Written by IEEE | July 12, 2022
It is the product of decades of planning: a massive, space-based infrared telescope to follow in the footsteps of the Hubble Space telescope.
Today, NASA, along with its partners the European Space Agency and the Canadian Space Agency unveiled the first images from the James Webb Space Telescope (JWST).
Designed to uncover the secrets of stars created just after the Big Bang and provide new details about far-off rocky exo-planets, the JWST is the largest space telescope ever launched.
The release of these pictures has been one of the most highly-anticipated scientific events of the last several decades. Take a look.
The James Webb Telescope produced this image of galaxy cluster SMACS 0723 as it appeared 4.6 billion years ago.The combined mass of this galaxy cluster acts as a gravitational lens, magnifying more distant galaxies, including some seen when the universe was less than one billion years old. Source: NASA
An image of the transmission spectrum of exoplanet WASP 96-b. NASA’s JWST has captured the distinct signature of water, along with evidence for clouds and haze, in the atmosphere surrounding a hot, puffy gas giant planet orbiting a distant Sun-like star.
The observation, which reveals the presence of specific gas molecules based on tiny decreases in the brightness of precise colors of light, is the most detailed of its kind to date, demonstrating Webb’s unprecedented ability to analyze atmospheres hundreds of light-years away. Source: NASA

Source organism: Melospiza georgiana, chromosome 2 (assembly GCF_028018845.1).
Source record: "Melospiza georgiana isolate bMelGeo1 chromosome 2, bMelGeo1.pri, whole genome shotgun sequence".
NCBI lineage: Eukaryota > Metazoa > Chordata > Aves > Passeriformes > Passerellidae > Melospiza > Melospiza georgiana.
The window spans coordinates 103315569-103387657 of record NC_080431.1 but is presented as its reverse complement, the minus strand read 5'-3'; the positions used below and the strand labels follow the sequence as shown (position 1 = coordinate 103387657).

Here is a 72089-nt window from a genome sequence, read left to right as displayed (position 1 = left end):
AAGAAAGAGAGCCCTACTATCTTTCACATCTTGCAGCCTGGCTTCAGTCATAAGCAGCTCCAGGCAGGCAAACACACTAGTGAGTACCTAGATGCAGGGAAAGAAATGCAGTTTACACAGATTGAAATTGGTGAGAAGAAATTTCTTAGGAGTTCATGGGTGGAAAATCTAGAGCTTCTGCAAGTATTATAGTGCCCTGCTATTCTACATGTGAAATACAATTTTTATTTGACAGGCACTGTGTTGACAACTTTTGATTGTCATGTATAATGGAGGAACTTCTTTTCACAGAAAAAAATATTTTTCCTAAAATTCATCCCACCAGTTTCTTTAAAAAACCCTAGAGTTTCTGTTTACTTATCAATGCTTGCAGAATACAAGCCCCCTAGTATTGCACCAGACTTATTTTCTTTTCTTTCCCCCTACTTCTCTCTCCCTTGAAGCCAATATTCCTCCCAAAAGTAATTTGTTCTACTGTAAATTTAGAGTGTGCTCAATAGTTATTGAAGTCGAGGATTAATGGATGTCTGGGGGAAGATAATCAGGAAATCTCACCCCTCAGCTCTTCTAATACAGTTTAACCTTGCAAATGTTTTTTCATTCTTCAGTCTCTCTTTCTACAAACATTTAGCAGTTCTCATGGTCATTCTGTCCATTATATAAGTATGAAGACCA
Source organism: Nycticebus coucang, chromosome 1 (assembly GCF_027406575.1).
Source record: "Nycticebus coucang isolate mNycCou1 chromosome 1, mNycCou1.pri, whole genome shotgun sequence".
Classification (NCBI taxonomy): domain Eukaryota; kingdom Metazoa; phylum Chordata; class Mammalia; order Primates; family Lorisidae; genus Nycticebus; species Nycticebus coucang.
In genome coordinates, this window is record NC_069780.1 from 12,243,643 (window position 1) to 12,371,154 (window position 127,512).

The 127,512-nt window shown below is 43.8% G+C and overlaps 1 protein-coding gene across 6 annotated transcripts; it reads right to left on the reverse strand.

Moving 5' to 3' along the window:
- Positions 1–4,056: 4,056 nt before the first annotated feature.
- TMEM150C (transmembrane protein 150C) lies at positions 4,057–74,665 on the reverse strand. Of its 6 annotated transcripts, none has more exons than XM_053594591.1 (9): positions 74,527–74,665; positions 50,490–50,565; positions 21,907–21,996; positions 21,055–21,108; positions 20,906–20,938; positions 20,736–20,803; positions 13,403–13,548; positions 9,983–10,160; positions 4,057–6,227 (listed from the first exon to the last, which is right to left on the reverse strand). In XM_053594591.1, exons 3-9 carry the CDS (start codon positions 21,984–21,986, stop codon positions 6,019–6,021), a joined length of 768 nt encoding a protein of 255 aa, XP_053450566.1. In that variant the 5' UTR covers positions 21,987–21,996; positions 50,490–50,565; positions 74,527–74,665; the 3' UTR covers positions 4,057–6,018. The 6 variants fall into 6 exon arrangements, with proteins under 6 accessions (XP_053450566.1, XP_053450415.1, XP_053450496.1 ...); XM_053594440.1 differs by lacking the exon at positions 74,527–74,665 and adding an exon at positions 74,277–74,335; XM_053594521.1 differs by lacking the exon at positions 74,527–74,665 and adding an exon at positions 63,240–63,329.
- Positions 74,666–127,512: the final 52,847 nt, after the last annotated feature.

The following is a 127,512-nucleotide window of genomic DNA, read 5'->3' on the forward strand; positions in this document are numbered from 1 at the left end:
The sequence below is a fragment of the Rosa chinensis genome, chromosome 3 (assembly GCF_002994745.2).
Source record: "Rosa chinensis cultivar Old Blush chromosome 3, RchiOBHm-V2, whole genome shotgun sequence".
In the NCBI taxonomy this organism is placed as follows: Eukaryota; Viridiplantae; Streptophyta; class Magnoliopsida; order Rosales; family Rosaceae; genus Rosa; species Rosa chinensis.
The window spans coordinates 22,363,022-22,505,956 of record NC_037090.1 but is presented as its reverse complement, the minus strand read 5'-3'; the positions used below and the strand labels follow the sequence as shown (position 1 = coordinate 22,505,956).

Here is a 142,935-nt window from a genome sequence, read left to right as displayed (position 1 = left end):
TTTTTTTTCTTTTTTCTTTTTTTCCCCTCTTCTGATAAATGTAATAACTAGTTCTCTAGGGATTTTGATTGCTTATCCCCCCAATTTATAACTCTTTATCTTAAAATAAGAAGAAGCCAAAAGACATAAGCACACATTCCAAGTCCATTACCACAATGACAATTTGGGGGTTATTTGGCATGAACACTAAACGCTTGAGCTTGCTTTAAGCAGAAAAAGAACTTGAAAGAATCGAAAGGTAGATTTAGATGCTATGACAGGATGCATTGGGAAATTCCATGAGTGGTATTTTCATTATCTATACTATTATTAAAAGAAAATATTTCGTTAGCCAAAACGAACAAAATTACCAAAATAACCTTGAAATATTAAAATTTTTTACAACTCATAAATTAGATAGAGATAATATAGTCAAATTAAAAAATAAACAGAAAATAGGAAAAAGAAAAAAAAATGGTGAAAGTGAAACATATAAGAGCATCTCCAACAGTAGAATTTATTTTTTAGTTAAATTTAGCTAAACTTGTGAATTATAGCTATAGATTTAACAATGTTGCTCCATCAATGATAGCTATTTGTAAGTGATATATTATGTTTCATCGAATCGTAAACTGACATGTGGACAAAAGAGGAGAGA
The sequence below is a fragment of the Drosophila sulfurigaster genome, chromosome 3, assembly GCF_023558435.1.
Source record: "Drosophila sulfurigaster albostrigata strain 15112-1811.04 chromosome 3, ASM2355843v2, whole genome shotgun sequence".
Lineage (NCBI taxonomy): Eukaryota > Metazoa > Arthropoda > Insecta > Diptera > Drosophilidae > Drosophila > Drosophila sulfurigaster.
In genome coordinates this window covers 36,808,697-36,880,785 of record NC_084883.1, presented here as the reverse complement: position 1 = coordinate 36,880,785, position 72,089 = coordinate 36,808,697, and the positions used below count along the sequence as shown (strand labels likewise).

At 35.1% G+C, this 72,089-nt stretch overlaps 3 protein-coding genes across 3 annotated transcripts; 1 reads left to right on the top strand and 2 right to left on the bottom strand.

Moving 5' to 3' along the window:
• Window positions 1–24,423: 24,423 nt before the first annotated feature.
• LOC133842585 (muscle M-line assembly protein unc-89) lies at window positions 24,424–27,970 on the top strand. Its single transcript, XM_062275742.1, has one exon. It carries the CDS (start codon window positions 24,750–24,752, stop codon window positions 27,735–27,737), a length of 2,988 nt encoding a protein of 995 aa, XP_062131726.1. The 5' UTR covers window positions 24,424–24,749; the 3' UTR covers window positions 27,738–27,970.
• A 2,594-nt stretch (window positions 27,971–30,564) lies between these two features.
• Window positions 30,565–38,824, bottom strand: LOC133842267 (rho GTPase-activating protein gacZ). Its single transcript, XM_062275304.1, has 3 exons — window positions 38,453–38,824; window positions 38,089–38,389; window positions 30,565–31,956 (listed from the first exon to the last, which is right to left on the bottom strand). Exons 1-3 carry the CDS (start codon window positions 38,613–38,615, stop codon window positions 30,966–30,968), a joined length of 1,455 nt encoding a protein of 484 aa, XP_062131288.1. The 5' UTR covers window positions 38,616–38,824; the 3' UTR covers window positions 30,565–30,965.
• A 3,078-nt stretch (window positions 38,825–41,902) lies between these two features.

Two stars, which are locked in a tight orbit, shape the local landscape.The dimmer star at the center of this scene has been sending out rings of gas and dust for thousands of years in all directions. JWST has revealed for the first time that this star is cloaked in dust. Source: NASA
A galaxy group known as “Stephan’s Quintet,” a visual grouping of five galaxies, JWST’s largest image to date, covering about one-fifth of the Moon’s diameter. Images of galaxy clusters like this will help scientists understand the rate at which supermassive black holes feed and grow. Source: NASA
This landscape of “mountains” and “valleys” is actually the edge of a nearby stellar nursery called NGC 3324 at the northwest corner of the Carina Nebula. So-called mountains — some towering about 7 light-years high — are speckled with glittering, young stars imaged in infrared light. Source: NASA
If you’d like to see these images in even more detail, NASA has made these images available for download here.
If you want to learn more about the technology that went into the James Webb Space Telescope, IEEE Spectrum has you covered with a series it called “Inside the Universe Machine